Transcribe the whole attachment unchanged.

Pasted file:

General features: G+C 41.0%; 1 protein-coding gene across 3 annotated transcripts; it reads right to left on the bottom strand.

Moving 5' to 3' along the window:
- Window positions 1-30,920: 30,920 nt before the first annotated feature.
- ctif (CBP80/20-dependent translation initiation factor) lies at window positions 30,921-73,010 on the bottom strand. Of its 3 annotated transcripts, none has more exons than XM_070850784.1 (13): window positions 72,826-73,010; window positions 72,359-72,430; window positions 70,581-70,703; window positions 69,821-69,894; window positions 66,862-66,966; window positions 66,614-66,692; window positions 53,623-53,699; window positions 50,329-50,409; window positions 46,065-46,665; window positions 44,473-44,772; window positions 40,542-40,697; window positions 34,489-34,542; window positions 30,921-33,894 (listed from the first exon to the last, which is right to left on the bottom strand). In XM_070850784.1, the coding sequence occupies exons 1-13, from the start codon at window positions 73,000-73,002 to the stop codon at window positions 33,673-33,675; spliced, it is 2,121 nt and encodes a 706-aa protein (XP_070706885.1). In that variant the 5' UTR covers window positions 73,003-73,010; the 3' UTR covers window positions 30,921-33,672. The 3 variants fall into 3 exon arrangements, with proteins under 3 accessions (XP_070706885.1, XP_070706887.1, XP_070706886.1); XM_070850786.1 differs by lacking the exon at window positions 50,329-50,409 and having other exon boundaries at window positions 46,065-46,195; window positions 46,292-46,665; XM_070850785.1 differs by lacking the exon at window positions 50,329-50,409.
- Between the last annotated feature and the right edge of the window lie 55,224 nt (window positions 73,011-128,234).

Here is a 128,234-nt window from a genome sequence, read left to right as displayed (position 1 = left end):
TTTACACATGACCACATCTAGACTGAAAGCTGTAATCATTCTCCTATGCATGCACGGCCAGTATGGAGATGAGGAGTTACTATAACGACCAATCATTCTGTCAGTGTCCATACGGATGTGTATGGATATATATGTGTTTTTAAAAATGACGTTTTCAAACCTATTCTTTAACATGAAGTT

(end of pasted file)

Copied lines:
General features: G+C 41.0%; 1 protein-coding gene across 3 annotated transcripts; it reads right to left on the bottom strand.

Moving 5' to 3' along the window:
- Window positions 1-30,920: 30,920 nt before the first annotated feature.
- ctif (CBP80/20-dependent translation initiation factor) lies at window positions 30,921-73,010 on the bottom strand. Of its 3 annotated transcripts, none has more exons than XM_070850784.1 (13): window positions 72,826-73,010; window positions 72,359-72,430; window positions 70,581-70,703; window positions 69,821-69,894; window positions 66,862-66,966; window positions 66,614-66,692; window positions 53,623-53,699; window positions 50,329-50,409; window positions 46,065-46,665; window positions 44,473-44,772; window positions 40,542-40,697; window positions 34,489-34,542; window positions 30,921-33,894 (listed from the first exon to the last, which is right to left on the bottom strand). In XM_070850784.1, the coding sequence occupies exons 1-13, from the start codon at window positions 73,000-73,002 to the stop codon at window positions 33,673-33,675; spliced, it is 2,121 nt and encodes a 706-aa protein (XP_070706885.1). In that variant the 5' UTR covers window positions 73,003-73,010; the 3' UTR covers window positions 30,921-33,672. The 3 variants fall into 3 exon arrangements, with proteins under 3 accessions (XP_070706885.1, XP_070706887.1, XP_070706886.1); XM_070850786.1 differs by lacking the exon at window positions 50,329-50,409 and having other exon boundaries at window positions 46,065-46,195; window positions 46,292-46,665; XM_070850785.1 differs by lacking the exon at window positions 50,329-50,409.
- Between the last annotated feature and the right edge of the window lie 55,224 nt (window positions 73,011-128,234).

Here is a 128,234-nt window from a genome sequence, read left to right as displayed (position 1 = left end):
TTTACACATGACCACATCTAGACTGAAAGCTGTAATCATTCTCCTATGCATGCACGGCCAGTATGGAGATGAGGAGTTACTATAACGACCAATCATTCTGTCAGTGTCCATACGGATGTGTATGGATATATATGTGTTTTTAAAAATGACGTTTTCAAACCTATTCTTTAACATGAAGTT